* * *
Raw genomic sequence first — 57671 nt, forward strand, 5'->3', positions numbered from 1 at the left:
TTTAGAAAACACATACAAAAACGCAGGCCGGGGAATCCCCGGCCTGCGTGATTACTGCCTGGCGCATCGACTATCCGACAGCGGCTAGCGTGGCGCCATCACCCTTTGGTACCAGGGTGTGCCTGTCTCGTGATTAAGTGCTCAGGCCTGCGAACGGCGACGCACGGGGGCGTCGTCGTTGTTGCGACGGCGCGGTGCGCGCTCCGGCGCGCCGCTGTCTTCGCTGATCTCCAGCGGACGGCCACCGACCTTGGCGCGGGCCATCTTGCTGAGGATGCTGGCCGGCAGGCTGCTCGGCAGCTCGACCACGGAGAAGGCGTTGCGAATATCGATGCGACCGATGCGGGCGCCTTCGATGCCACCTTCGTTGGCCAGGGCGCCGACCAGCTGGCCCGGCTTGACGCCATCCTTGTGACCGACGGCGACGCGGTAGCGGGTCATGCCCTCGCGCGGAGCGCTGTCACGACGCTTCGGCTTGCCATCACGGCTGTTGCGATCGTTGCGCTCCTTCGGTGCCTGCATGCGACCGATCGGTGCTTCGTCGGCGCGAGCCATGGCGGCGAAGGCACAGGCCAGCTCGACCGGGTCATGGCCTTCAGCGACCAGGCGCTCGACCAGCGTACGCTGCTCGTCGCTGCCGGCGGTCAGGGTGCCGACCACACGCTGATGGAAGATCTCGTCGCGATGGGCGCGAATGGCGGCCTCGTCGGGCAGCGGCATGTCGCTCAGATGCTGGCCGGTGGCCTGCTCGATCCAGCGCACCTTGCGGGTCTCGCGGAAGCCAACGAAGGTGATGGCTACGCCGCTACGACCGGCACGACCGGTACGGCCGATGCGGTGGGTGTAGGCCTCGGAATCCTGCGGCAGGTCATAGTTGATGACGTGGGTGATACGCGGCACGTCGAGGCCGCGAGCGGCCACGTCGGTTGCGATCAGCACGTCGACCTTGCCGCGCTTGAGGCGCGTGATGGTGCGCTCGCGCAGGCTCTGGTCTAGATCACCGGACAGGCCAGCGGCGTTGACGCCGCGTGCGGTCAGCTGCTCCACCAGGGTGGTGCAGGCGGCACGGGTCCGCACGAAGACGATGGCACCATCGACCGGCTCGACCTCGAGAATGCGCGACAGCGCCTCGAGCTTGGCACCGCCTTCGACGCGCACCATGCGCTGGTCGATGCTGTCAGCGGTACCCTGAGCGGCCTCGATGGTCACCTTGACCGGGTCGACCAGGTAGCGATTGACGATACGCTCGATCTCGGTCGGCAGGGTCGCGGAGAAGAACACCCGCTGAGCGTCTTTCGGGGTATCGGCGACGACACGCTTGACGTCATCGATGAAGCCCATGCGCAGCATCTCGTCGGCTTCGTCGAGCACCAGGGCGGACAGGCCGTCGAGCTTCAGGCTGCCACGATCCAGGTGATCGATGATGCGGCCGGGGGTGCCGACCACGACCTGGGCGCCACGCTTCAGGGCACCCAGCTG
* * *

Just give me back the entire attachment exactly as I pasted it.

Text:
Raw genomic sequence first — 57671 nt, forward strand, 5'->3', positions numbered from 1 at the left:
TTTAGAAAACACATACAAAAACGCAGGCCGGGGAATCCCCGGCCTGCGTGATTACTGCCTGGCGCATCGACTATCCGACAGCGGCTAGCGTGGCGCCATCACCCTTTGGTACCAGGGTGTGCCTGTCTCGTGATTAAGTGCTCAGGCCTGCGAACGGCGACGCACGGGGGCGTCGTCGTTGTTGCGACGGCGCGGTGCGCGCTCCGGCGCGCCGCTGTCTTCGCTGATCTCCAGCGGACGGCCACCGACCTTGGCGCGGGCCATCTTGCTGAGGATGCTGGCCGGCAGGCTGCTCGGCAGCTCGACCACGGAGAAGGCGTTGCGAATATCGATGCGACCGATGCGGGCGCCTTCGATGCCACCTTCGTTGGCCAGGGCGCCGACCAGCTGGCCCGGCTTGACGCCATCCTTGTGACCGACGGCGACGCGGTAGCGGGTCATGCCCTCGCGCGGAGCGCTGTCACGACGCTTCGGCTTGCCATCACGGCTGTTGCGATCGTTGCGCTCCTTCGGTGCCTGCATGCGACCGATCGGTGCTTCGTCGGCGCGAGCCATGGCGGCGAAGGCACAGGCCAGCTCGACCGGGTCATGGCCTTCAGCGACCAGGCGCTCGACCAGCGTACGCTGCTCGTCGCTGCCGGCGGTCAGGGTGCCGACCACACGCTGATGGAAGATCTCGTCGCGATGGGCGCGAATGGCGGCCTCGTCGGGCAGCGGCATGTCGCTCAGATGCTGGCCGGTGGCCTGCTCGATCCAGCGCACCTTGCGGGTCTCGCGGAAGCCAACGAAGGTGATGGCTACGCCGCTACGACCGGCACGACCGGTACGGCCGATGCGGTGGGTGTAGGCCTCGGAATCCTGCGGCAGGTCATAGTTGATGACGTGGGTGATACGCGGCACGTCGAGGCCGCGAGCGGCCACGTCGGTTGCGATCAGCACGTCGACCTTGCCGCGCTTGAGGCGCGTGATGGTGCGCTCGCGCAGGCTCTGGTCTAGATCACCGGACAGGCCAGCGGCGTTGACGCCGCGTGCGGTCAGCTGCTCCACCAGGGTGGTGCAGGCGGCACGGGTCCGCACGAAGACGATGGCACCATCGACCGGCTCGACCTCGAGAATGCGCGACAGCGCCTCGAGCTTGGCACCGCCTTCGACGCGCACCATGCGCTGGTCGATGCTGTCAGCGGTACCCTGAGCGGCCTCGATGGTCACCTTGACCGGGTCGACCAGGTAGCGATTGACGATACGCTCGATCTCGGTCGGCAGGGTCGCGGAGAAGAACACCCGCTGAGCGTCTTTCGGGGTATCGGCGACGACACGCTTGACGTCATCGATGAAGCCCATGCGCAGCATCTCGTCGGCTTCGTCGAGCACCAGGGCGGACAGGCCGTCGAGCTTCAGGCTGCCACGATCCAGGTGATCGATGATGCGGCCGGGGGTGCCGACCACGACCTGGGCGCCACGCTTCAGGGCACCCAGCTG